Kyle Rittenhouse acquitted in Kenosha killings

After days of deliberation, the jury found the gun-toting teenager not guilty on all counts brought against him

By Jon Skolnik

Staff Writer
Published November 19, 2021 2:20PM (EST)
Updated December 2, 2022 1:36PM (EST)
Kyle Rittenhouse enters the courtroom at the Kenosha County Courthouse on November 8, 2021 in Kenosha, Wisconsin.  (Sean Krajacic-Pool/Getty Images)
Kyle Rittenhouse enters the courtroom at the Kenosha County Courthouse on November 8, 2021 in Kenosha, Wisconsin. (Sean Krajacic-Pool/Getty Images)

Kyle Rittenhouse, charged with killing two people during the Kenosha, Wisconsin unrest while he was a teenager, was found not guilty on all five charges Friday. 

Rittenhouse, who claimed self-defense, pleaded not guilty to first-degree reckless homicide, first-degree intentional homicide, attempted first-degree intentional homicide, and two felony counts of first-degree recklessly endangering safety.

"I didn't intend to kill them," Rittenhouse said during the trial. "I intended to stop the people who were attacking me."

The trial stems from an incident that unfolded on Aug. 25, 2020, during a wave of protests and riots in Kenosha following the police shooting of Jacob Blake, a 29-year-old Black man. Earlier that day, Rittenhouse traveled from his home in Antioch, Illinois, to allegedly defend a Kenosha car dealership from being vandalized and provide aid to people in need of medical assistance. 

While there, Rittenhouse engaged in an altercation with Joseph Rosenbaum, 36, and Anthony Huber, 26, both of whom he shot and killed. Rittenhouse also shot and wounded 27-year-old Gaige Grosskreutz.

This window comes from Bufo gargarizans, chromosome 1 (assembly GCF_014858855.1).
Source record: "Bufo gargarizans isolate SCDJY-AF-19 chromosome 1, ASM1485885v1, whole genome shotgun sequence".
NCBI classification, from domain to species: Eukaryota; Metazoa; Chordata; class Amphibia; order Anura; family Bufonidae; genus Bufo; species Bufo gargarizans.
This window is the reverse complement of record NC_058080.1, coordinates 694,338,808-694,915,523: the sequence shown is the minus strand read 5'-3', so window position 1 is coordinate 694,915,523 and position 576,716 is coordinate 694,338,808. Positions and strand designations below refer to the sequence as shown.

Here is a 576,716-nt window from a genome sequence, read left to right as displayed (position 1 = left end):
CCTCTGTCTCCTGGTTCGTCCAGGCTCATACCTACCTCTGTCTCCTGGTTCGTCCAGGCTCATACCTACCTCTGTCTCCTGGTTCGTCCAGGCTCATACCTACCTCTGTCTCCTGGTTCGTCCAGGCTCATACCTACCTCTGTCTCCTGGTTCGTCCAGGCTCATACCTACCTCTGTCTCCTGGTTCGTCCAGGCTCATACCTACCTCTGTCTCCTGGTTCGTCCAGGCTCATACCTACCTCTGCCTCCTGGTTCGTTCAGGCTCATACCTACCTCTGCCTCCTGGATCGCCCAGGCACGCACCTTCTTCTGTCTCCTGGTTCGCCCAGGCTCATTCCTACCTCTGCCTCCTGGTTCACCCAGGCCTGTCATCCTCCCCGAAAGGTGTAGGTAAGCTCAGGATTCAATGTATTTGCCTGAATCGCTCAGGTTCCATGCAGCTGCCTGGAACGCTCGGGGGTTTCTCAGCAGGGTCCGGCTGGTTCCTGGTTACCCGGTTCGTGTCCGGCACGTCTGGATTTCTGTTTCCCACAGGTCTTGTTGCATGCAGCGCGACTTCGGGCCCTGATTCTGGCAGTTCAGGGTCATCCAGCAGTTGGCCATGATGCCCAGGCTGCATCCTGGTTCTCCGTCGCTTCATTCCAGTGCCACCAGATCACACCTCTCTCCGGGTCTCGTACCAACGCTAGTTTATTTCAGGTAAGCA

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The verdict came after roughly 26 hours of jury deliberation spanning four days. During the trial, which started on November 1, jurors heard from over 30 witnesses. The prosecution broadly argued that Rittenhouse could not claim self-defense because Rittenhouse himself sparked the conflict with Rosenbaum, Huber, and Grosskreutz. 

"You cannot claim self-defense against a danger you create," said Kenosha County assistant district attorney Thomas Binger during his closing argument. "That's critical right here. If you're the one who's threatening others, you lose the right to claim self-defense."

Meanwhile, the defense claimed that the trial was a "political case" that was trying to assign arbitrary blame.

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"The district attorney's office is marching forward with this case because they need somebody to be responsible. They need somebody to put and say, 'We did it, he's the person who brought terror to Kenosha,'" Mark Richards, Rittenhouse's defense attorney, said.

"Kyle Rittenhouse is not that individual," he added. "The rioters, the demonstrators who turned into rioters. Those are the individuals."

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The trial was presided over by Judge Bruce Schroeder, whose courtroom antics earned significant scorn from critics over the past several weeks.

In one instance, Schroeder drew criticism for making what appeared to be racist joke about Asian food that was en route to the courtroom, saying that he hoped it "isn't on one of those boats in Long Beach Harbor." Moreover, before the trial began, the judge garnered national scorn for remarking that people shot by Rittenhouse could not be called "victims" but rather, "rioters, looters and arsonists."

Criticism has also been directed at the prosecution, which many feel failed in their duty to effectively hold Rittenhouse accountable.

When Binger cross-examined Rittenhouse during the trial, the lawyer commented on the teen's choice to remain silent, an apparent violation of the Fifth Amendment, leading to a stern rebuke from Schroeder. 

CORRECTION: This article originally stated that Rittenhouse crossed state lines with an AR-15. According to court testimony and police records, the gun, purchased on his behalf by a friend, was already in Wisconsin when Rittenhouse arrived. 

By Jon Skolnik

Jon Skolnik was a former staff writer at Salon.

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Brief Jury Kyle Murder Rittenhouse Shooting Trial